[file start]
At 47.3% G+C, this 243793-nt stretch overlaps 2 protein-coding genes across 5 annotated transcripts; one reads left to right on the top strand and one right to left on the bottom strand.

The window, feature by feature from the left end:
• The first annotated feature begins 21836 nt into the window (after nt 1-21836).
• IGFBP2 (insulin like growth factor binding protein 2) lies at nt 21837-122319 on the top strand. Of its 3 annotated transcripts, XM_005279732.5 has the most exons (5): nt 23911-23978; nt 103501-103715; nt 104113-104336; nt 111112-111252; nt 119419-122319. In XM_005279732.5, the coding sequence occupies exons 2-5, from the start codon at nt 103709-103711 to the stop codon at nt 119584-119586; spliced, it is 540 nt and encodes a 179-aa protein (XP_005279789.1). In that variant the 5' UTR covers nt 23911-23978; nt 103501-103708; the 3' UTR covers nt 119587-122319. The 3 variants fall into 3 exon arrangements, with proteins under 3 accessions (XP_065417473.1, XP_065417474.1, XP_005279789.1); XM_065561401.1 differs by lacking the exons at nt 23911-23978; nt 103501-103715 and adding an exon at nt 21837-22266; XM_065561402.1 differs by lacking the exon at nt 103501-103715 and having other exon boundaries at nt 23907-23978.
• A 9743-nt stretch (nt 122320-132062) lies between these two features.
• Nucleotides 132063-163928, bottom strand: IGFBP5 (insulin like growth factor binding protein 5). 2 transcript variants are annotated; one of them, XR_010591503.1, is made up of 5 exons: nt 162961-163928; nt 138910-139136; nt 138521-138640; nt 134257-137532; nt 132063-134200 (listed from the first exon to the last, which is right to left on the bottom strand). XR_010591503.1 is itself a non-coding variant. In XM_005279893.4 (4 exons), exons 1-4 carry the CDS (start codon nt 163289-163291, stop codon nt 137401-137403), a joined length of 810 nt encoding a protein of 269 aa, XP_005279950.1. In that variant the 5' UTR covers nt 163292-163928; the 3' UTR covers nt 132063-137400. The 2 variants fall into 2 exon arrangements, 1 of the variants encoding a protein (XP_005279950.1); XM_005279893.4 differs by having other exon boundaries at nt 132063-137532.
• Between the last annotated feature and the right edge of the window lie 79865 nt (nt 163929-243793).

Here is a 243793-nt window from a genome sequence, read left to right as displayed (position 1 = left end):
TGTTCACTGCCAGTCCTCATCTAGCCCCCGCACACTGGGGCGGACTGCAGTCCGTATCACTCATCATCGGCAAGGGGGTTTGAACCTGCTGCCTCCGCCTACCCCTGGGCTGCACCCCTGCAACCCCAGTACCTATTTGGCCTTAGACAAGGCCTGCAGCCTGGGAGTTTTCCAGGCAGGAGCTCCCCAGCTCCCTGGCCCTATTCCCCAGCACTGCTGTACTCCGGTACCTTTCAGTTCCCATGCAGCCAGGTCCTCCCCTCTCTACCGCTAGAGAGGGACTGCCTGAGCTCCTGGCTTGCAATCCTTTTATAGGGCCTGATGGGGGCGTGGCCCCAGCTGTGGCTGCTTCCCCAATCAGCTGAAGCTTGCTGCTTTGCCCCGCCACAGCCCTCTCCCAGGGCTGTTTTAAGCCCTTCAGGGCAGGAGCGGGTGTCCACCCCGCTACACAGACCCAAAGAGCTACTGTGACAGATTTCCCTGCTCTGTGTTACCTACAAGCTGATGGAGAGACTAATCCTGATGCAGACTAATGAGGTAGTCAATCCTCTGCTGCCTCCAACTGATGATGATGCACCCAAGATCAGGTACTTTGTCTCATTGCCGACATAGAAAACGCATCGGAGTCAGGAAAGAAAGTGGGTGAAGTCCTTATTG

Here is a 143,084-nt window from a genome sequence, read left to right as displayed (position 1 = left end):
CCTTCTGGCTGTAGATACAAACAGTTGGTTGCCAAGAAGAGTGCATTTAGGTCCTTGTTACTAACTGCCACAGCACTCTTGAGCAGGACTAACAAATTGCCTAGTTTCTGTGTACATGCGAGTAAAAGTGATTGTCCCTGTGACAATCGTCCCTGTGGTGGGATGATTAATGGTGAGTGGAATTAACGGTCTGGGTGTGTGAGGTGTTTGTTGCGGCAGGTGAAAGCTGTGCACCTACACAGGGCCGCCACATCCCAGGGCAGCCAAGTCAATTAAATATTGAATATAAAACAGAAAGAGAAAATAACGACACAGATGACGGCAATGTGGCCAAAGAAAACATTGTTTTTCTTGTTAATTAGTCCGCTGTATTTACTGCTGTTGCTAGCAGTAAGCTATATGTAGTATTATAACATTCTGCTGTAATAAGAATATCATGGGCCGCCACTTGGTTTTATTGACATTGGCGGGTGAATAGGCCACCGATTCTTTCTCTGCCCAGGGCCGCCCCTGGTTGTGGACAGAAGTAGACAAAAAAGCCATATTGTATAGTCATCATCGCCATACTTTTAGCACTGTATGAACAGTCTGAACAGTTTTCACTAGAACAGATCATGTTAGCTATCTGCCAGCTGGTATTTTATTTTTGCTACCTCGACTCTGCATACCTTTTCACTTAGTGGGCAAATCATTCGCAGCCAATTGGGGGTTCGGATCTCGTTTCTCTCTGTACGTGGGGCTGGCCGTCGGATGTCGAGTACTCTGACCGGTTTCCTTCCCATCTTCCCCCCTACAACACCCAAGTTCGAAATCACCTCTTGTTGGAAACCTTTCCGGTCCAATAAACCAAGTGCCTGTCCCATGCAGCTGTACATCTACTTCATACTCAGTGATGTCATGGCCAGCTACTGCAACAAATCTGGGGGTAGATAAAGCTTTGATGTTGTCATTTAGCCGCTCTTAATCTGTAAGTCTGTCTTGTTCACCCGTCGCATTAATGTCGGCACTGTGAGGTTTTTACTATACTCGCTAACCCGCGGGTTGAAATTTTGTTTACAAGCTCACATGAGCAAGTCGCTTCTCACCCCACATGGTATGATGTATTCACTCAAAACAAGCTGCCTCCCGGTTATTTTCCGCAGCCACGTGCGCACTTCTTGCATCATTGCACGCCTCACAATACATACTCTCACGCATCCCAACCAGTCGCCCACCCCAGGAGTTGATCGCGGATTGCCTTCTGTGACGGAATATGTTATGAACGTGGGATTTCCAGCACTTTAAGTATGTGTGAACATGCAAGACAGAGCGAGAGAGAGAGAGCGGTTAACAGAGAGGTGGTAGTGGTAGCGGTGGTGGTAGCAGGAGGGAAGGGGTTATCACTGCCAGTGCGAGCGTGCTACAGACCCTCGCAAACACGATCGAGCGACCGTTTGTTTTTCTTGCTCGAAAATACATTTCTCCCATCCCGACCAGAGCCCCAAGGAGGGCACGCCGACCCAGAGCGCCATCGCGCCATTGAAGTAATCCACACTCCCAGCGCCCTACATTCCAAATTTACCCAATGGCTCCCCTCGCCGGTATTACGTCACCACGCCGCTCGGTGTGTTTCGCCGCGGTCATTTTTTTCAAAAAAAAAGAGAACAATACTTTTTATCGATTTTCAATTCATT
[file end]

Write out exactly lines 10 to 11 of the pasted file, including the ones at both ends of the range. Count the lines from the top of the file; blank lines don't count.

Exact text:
Here is a 143,084-nt window from a genome sequence, read left to right as displayed (position 1 = left end):
CCTTCTGGCTGTAGATACAAACAGTTGGTTGCCAAGAAGAGTGCATTTAGGTCCTTGTTACTAACTGCCACAGCACTCTTGAGCAGGACTAACAAATTGCCTAGTTTCTGTGTACATGCGAGTAAAAGTGATTGTCCCTGTGACAATCGTCCCTGTGGTGGGATGATTAATGGTGAGTGGAATTAACGGTCTGGGTGTGTGAGGTGTTTGTTGCGGCAGGTGAAAGCTGTGCACCTACACAGGGCCGCCACATCCCAGGGCAGCCAAGTCAATTAAATATTGAATATAAAACAGAAAGAGAAAATAACGACACAGATGACGGCAATGTGGCCAAAGAAAACATTGTTTTTCTTGTTAATTAGTCCGCTGTATTTACTGCTGTTGCTAGCAGTAAGCTATATGTAGTATTATAACATTCTGCTGTAATAAGAATATCATGGGCCGCCACTTGGTTTTATTGACATTGGCGGGTGAATAGGCCACCGATTCTTTCTCTGCCCAGGGCCGCCCCTGGTTGTGGACAGAAGTAGACAAAAAAGCCATATTGTATAGTCATCATCGCCATACTTTTAGCACTGTATGAACAGTCTGAACAGTTTTCACTAGAACAGATCATGTTAGCTATCTGCCAGCTGGTATTTTATTTTTGCTACCTCGACTCTGCATACCTTTTCACTTAGTGGGCAAATCATTCGCAGCCAATTGGGGGTTCGGATCTCGTTTCTCTCTGTACGTGGGGCTGGCCGTCGGATGTCGAGTACTCTGACCGGTTTCCTTCCCATCTTCCCCCCTACAACACCCAAGTTCGAAATCACCTCTTGTTGGAAACCTTTCCGGTCCAATAAACCAAGTGCCTGTCCCATGCAGCTGTACATCTACTTCATACTCAGTGATGTCATGGCCAGCTACTGCAACAAATCTGGGGGTAGATAAAGCTTTGATGTTGTCATTTAGCCGCTCTTAATCTGTAAGTCTGTCTTGTTCACCCGTCGCATTAATGTCGGCACTGTGAGGTTTTTACTATACTCGCTAACCCGCGGGTTGAAATTTTGTTTACAAGCTCACATGAGCAAGTCGCTTCTCACCCCACATGGTATGATGTATTCACTCAAAACAAGCTGCCTCCCGGTTATTTTCCGCAGCCACGTGCGCACTTCTTGCATCATTGCACGCCTCACAATACATACTCTCACGCATCCCAACCAGTCGCCCACCCCAGGAGTTGATCGCGGATTGCCTTCTGTGACGGAATATGTTATGAACGTGGGATTTCCAGCACTTTAAGTATGTGTGAACATGCAAGACAGAGCGAGAGAGAGAGAGCGGTTAACAGAGAGGTGGTAGTGGTAGCGGTGGTGGTAGCAGGAGGGAAGGGGTTATCACTGCCAGTGCGAGCGTGCTACAGACCCTCGCAAACACGATCGAGCGACCGTTTGTTTTTCTTGCTCGAAAATACATTTCTCCCATCCCGACCAGAGCCCCAAGGAGGGCACGCCGACCCAGAGCGCCATCGCGCCATTGAAGTAATCCACACTCCCAGCGCCCTACATTCCAAATTTACCCAATGGCTCCCCTCGCCGGTATTACGTCACCACGCCGCTCGGTGTGTTTCGCCGCGGTCATTTTTTTCAAAAAAAAAGAGAACAATACTTTTTATCGATTTTCAATTCATT